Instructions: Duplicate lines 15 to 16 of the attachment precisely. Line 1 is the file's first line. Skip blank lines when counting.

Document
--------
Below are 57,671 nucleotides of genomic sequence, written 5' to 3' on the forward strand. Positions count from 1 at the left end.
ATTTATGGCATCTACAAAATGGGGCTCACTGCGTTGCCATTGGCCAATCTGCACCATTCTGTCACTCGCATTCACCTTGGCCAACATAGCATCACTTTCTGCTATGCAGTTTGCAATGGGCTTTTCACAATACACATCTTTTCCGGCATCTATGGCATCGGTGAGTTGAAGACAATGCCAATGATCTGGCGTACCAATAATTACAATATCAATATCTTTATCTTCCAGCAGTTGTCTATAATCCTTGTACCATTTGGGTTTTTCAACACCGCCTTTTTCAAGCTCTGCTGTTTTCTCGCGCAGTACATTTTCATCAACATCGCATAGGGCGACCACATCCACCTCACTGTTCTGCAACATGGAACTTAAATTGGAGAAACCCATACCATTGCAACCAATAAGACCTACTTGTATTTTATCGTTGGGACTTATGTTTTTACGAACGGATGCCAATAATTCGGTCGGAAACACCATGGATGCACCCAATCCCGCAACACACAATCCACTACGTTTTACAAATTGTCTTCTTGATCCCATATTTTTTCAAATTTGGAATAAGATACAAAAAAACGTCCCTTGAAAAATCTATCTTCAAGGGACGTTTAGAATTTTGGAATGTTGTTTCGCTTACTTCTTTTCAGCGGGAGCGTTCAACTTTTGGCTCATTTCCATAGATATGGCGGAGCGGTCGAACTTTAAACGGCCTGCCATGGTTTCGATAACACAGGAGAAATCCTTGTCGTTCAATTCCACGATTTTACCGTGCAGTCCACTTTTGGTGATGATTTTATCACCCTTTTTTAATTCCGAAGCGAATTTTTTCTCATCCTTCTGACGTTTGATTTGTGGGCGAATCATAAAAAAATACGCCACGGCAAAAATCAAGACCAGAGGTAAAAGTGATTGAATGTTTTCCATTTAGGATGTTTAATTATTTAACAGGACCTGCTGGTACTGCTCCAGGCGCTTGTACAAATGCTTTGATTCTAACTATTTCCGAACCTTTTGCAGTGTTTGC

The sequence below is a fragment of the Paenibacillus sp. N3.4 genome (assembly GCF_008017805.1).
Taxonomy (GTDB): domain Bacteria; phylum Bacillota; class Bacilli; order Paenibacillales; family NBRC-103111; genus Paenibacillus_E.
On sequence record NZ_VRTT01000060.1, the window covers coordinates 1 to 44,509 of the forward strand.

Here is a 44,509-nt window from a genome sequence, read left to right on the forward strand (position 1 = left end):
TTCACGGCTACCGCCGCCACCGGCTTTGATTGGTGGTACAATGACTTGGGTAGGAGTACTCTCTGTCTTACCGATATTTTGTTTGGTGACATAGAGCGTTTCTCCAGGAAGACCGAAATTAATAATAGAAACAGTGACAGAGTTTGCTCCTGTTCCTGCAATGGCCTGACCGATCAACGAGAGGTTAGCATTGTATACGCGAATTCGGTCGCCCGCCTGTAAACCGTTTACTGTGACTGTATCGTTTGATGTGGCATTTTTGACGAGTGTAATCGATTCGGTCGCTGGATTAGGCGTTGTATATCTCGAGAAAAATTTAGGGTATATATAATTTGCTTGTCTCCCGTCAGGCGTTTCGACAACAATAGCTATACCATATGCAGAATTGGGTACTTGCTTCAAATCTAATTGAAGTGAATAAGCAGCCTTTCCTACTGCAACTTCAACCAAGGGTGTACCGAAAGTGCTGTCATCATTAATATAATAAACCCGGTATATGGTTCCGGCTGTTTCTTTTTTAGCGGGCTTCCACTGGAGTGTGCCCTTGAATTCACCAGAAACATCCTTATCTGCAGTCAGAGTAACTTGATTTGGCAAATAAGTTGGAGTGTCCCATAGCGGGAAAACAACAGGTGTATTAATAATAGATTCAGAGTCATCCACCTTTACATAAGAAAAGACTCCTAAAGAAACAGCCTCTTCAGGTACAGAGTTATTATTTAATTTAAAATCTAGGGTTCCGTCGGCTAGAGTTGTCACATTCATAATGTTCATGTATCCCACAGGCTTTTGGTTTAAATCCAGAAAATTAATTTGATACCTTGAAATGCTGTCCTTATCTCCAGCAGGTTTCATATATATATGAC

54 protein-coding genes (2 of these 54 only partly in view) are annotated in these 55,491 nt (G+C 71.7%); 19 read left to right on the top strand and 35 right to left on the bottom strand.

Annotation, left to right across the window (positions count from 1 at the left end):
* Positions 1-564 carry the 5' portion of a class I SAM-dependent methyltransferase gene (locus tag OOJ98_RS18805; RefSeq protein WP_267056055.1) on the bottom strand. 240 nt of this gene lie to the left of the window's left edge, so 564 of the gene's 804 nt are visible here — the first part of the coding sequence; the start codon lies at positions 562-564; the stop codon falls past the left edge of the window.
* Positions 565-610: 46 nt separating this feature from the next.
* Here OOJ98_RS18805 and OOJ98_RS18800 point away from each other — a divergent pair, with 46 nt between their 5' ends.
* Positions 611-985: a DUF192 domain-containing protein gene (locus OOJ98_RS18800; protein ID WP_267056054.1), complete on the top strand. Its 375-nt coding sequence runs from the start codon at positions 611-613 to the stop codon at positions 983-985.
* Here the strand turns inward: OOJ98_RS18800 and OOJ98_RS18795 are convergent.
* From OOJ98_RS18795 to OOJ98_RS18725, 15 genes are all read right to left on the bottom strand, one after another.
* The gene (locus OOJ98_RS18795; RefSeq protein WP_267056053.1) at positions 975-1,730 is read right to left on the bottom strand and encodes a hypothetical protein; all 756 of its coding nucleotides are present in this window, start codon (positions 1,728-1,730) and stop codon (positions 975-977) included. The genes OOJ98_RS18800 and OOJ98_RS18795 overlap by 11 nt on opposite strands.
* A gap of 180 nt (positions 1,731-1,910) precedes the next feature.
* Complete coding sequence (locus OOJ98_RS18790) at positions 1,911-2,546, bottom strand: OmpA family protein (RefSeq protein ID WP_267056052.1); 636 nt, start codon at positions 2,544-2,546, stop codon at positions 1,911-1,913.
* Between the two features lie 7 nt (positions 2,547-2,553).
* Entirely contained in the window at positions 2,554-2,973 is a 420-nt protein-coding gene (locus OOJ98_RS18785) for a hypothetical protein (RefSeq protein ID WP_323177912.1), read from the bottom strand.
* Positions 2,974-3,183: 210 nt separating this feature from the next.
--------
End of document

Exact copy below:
* From OOJ98_RS18795 to OOJ98_RS18725, 15 genes are all read right to left on the bottom strand, one after another.
* The gene (locus OOJ98_RS18795; RefSeq protein WP_267056053.1) at positions 975-1,730 is read right to left on the bottom strand and encodes a hypothetical protein; all 756 of its coding nucleotides are present in this window, start codon (positions 1,728-1,730) and stop codon (positions 975-977) included. The genes OOJ98_RS18800 and OOJ98_RS18795 overlap by 11 nt on opposite strands.